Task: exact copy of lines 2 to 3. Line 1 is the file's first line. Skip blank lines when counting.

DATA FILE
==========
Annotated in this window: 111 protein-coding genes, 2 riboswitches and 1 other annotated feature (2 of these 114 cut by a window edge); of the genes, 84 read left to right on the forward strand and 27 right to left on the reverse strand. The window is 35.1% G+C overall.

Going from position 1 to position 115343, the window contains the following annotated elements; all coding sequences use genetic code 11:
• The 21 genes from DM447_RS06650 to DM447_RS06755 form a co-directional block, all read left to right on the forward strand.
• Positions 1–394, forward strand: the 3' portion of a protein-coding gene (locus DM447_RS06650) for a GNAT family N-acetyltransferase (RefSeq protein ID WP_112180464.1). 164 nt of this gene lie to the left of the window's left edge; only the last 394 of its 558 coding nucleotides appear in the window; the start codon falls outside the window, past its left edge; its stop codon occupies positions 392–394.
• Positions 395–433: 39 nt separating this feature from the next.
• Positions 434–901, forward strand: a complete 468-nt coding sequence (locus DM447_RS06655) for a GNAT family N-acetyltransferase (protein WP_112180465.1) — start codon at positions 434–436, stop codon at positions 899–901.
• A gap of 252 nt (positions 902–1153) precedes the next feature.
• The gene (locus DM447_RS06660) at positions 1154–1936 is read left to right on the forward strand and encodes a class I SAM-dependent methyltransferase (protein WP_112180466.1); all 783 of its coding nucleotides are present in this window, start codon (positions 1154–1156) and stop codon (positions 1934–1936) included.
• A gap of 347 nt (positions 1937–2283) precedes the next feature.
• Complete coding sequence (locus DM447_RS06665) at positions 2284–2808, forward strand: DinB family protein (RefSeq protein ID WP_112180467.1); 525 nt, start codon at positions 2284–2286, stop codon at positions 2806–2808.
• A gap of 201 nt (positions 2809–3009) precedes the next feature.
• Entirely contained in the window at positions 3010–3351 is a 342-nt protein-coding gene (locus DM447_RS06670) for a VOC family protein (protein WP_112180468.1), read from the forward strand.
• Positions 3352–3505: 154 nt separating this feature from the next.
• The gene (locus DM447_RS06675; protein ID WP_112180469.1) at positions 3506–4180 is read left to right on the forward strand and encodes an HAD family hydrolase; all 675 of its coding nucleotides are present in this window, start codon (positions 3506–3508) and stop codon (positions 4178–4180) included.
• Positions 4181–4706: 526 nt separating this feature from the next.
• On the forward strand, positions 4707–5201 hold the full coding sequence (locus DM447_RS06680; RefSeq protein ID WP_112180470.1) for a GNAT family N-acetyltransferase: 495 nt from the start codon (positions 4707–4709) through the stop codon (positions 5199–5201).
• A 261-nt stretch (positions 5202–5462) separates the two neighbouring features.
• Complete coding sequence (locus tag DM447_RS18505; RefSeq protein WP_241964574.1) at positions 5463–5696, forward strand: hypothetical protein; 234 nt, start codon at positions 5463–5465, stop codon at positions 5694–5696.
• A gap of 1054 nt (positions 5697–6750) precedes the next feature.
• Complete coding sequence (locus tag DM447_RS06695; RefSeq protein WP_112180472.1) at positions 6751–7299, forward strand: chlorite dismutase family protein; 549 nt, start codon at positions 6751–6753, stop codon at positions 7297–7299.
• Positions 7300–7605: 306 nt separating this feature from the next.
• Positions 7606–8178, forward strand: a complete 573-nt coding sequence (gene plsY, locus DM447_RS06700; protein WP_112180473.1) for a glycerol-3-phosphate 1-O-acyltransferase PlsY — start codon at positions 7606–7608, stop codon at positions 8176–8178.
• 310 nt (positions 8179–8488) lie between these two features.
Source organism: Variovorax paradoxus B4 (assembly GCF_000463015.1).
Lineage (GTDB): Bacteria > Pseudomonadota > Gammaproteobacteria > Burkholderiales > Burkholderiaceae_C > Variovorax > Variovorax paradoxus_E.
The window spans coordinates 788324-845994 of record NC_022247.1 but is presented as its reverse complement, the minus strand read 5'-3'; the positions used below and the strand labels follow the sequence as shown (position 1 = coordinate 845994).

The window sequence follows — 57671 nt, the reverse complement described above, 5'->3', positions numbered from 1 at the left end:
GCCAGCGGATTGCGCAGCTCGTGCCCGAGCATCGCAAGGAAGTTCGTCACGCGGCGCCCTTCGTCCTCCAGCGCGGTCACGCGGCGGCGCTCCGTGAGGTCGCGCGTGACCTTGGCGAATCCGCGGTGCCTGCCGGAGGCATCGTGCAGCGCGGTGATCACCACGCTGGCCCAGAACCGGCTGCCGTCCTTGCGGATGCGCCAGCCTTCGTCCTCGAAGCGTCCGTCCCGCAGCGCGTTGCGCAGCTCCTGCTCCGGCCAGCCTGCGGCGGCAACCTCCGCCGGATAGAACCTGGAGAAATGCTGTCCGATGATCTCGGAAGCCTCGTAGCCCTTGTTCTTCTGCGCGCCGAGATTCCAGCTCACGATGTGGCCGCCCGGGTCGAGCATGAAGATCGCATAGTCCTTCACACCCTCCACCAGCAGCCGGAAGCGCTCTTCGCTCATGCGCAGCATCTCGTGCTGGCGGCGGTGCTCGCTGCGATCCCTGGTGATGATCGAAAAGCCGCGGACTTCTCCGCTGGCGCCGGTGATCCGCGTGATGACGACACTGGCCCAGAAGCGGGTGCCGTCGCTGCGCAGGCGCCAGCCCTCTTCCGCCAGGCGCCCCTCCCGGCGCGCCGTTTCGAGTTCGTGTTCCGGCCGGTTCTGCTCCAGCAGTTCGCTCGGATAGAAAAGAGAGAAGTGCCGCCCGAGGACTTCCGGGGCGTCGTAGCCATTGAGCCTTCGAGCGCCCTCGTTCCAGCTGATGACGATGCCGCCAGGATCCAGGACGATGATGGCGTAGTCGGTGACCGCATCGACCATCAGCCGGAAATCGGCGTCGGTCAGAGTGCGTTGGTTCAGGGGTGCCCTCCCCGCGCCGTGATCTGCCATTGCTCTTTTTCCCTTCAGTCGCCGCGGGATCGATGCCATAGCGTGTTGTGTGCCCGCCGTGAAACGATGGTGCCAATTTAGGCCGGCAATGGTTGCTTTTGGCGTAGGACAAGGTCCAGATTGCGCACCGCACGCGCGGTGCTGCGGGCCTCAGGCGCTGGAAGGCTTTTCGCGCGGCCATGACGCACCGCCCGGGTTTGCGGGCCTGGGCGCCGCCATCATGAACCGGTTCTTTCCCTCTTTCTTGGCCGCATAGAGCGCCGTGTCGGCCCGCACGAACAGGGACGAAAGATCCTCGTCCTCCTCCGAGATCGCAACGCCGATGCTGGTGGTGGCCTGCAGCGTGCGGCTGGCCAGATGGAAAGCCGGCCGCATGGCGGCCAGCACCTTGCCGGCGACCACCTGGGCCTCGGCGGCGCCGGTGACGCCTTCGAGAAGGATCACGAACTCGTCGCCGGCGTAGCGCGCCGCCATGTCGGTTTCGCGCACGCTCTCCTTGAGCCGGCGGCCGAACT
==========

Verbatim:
Going from position 1 to position 115343, the window contains the following annotated elements; all coding sequences use genetic code 11:
• The 21 genes from DM447_RS06650 to DM447_RS06755 form a co-directional block, all read left to right on the forward strand.